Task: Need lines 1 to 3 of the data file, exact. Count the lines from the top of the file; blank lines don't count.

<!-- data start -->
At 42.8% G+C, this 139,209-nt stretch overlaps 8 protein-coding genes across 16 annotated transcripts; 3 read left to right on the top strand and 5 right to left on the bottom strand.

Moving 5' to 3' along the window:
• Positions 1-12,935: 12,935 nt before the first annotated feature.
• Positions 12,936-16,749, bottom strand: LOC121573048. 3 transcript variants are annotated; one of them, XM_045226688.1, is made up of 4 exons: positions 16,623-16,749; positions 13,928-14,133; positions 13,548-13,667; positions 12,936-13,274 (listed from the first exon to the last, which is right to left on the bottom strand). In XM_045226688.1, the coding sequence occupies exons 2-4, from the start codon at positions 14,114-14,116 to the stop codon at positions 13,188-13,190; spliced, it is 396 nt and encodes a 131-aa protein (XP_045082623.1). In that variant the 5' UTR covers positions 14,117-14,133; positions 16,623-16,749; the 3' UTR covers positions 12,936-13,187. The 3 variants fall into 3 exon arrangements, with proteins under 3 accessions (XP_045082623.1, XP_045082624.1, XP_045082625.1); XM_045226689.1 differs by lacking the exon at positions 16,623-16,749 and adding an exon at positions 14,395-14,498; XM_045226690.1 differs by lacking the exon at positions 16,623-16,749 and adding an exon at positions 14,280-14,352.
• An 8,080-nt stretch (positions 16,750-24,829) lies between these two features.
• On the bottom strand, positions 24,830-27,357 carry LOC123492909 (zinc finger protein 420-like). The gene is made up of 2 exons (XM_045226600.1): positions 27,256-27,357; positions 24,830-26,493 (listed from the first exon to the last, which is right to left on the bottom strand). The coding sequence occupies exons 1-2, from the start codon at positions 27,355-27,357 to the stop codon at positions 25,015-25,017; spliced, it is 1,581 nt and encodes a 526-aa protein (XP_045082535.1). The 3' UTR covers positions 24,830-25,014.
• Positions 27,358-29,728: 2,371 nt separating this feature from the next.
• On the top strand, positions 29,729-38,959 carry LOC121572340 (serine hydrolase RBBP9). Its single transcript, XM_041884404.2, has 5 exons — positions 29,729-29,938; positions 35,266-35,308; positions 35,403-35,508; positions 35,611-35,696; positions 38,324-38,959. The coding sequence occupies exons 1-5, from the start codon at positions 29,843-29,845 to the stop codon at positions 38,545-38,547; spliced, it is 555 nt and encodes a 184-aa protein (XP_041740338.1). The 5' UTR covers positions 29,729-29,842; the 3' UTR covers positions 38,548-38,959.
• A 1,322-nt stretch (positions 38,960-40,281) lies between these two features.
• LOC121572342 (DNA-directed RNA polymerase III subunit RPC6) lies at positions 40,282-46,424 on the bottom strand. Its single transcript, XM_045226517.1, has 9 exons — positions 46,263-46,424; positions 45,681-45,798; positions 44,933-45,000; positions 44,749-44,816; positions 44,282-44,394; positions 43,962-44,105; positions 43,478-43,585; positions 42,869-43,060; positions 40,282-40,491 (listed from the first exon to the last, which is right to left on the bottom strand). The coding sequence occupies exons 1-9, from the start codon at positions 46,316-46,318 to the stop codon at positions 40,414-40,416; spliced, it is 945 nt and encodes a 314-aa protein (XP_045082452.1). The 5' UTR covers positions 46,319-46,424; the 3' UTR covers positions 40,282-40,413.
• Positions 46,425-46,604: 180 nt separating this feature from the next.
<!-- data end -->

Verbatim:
At 42.8% G+C, this 139,209-nt stretch overlaps 8 protein-coding genes across 16 annotated transcripts; 3 read left to right on the top strand and 5 right to left on the bottom strand.

Moving 5' to 3' along the window:
• Positions 1-12,935: 12,935 nt before the first annotated feature.